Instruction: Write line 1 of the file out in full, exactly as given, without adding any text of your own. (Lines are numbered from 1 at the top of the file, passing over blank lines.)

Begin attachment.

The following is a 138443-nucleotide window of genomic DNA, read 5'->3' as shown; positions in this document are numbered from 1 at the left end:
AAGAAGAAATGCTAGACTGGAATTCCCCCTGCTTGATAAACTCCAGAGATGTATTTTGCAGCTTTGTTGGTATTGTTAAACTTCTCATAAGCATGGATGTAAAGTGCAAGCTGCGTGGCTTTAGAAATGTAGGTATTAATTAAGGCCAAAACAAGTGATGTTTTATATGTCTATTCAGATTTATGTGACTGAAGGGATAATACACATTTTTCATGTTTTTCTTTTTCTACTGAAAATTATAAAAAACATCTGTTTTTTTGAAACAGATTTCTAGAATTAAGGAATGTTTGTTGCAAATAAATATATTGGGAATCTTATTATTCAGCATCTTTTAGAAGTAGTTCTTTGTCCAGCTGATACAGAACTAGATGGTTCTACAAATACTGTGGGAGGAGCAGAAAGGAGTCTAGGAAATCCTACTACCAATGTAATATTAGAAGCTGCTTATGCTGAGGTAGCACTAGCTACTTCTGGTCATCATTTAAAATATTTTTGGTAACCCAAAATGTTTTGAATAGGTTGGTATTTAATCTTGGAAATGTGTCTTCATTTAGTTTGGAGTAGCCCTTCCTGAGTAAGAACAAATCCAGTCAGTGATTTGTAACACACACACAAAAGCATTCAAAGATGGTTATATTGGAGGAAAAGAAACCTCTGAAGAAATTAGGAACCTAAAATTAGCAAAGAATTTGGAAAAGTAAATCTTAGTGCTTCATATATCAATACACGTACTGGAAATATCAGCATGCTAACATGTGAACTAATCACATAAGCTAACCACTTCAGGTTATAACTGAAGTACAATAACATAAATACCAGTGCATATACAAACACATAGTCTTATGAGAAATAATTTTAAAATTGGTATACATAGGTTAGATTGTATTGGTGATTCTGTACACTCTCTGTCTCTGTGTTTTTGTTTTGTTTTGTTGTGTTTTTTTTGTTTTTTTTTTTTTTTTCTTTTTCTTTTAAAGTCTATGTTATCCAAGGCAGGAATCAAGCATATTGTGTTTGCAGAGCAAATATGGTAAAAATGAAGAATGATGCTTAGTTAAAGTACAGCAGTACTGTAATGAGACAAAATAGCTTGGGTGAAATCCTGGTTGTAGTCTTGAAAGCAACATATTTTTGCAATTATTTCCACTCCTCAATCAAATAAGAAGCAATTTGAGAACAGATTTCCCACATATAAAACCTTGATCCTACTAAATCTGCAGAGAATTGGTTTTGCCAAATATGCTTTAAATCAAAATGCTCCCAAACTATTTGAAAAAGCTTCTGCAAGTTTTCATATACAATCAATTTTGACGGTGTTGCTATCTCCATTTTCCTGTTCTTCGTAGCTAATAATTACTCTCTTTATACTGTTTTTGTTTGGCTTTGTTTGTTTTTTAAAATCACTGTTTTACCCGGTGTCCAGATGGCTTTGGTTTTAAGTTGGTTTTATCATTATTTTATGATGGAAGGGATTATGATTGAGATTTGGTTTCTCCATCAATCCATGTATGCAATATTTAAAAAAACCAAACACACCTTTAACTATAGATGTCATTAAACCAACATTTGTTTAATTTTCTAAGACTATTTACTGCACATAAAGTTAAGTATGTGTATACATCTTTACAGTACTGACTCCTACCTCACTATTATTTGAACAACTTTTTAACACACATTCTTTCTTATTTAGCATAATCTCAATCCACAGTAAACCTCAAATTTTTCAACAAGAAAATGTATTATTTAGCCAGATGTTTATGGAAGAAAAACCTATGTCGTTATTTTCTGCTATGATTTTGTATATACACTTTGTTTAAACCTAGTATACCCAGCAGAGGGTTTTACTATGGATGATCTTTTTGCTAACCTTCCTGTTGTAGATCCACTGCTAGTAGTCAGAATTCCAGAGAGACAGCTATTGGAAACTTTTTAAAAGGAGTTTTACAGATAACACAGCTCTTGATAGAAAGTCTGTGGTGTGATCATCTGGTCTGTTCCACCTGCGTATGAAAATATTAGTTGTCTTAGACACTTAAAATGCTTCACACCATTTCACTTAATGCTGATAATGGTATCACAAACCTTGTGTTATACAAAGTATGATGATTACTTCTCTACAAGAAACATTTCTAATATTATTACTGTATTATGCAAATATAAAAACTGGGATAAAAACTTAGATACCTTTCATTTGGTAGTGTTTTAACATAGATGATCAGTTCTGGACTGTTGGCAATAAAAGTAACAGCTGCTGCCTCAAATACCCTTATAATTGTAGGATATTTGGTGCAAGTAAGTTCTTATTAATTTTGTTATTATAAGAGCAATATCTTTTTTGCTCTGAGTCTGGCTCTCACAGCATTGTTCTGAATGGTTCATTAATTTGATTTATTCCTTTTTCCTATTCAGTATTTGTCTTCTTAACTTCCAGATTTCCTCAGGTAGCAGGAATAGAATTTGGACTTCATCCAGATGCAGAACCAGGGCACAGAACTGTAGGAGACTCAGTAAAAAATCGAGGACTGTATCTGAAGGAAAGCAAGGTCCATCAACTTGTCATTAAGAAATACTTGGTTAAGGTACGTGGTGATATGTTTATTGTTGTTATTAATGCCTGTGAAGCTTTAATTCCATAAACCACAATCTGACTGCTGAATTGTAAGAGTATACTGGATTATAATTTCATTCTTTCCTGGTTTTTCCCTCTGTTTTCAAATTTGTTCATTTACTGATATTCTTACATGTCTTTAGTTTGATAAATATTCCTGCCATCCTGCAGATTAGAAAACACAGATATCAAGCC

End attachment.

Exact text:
The following is a 138443-nucleotide window of genomic DNA, read 5'->3' as shown; positions in this document are numbered from 1 at the left end: